It didn't play out like that. It turns out that while he may have come to realisations about himself, that he wanted to share with me, I was a little further behind. Strangely, even while being open minded and happy to watch things like Orange is the New Black, I'd interestingly never properly considered what bisexual actually meant. I would have told you some people like men and women, but I'd never thought much about it. When Piper's character was with a woman, I'd have said she was gay. When she was with a man I'd have said she was straight again, and so forth. We now know this is bisexual erasure. The idea that people don't understand, accept or acknowledge that bisexual people are able to be attracted to more than one gender, something distinct from being gay or lesbian. While somebody might be with an opposite gender partner, that doesn't make them straight. Nor does being with the opposite gender make someone gay. Being bisexual is all about attractions.  Bisexuals are attracted to more than one gender, and this makes them neither gay nor straight. Sexual partners are a manifestation of your sexual orientation, not the determining factor.  In fact you can be celibate or a virgin and still know you are bisexual.  Society needs to catch on to the idea.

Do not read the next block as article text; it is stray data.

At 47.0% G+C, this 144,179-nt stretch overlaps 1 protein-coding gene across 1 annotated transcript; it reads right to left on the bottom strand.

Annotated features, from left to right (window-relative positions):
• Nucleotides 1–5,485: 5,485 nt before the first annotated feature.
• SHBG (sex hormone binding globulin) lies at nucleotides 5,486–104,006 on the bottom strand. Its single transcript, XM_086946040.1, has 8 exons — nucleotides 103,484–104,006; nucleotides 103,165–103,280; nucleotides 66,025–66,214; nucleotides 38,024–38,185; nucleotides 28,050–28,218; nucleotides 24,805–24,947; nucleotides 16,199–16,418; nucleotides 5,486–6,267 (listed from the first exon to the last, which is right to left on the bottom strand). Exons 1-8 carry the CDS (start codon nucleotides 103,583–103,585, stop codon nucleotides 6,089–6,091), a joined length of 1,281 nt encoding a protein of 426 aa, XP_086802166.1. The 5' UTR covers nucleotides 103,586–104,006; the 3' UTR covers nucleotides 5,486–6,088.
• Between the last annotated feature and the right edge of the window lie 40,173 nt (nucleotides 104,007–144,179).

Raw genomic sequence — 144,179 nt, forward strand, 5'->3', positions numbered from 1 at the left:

When I was sixteen I told a friend that I might be gay. She looked at me and replied that I wasn't, because I liked boys. That was true, I really liked boys, but I also liked girls too. But I wasn't gay, my friend had confirmed it, so I never really thought about it again. When I was seventeen I met my husband and we fell in love and I wanted to be with him both physically and romantically. So that made me straight. Honestly, I never considered bisexuality. It never dawned on me that it could have been a girl that I ended up with instead of my husband, but I now assume that if I had have ended up with a girl I would have called myself gay and then not questioned it. As I was married, I didn't want to spend much time thinking about anyone other than my husband in that sort of way. But he had known from comments I'd made over the years that I wasn't straight. What was obvious to him wasn't obvious to me. He had also known that he wasn't straight either, but he had tried to bury it. A long period of introspection and eventual acceptance had lead to him finally sharing the realisation. Again, the clues had been there, and given his non-conformity to male stereotypes, and some comments over the years, it wasn't much of the shock it might have been, but it still threw me. Looking back, considering we were both bisexual without really realising it, I don't think we knew what it meant to be totally straight, so couldn't see the obvious. But what would it mean for our marriage?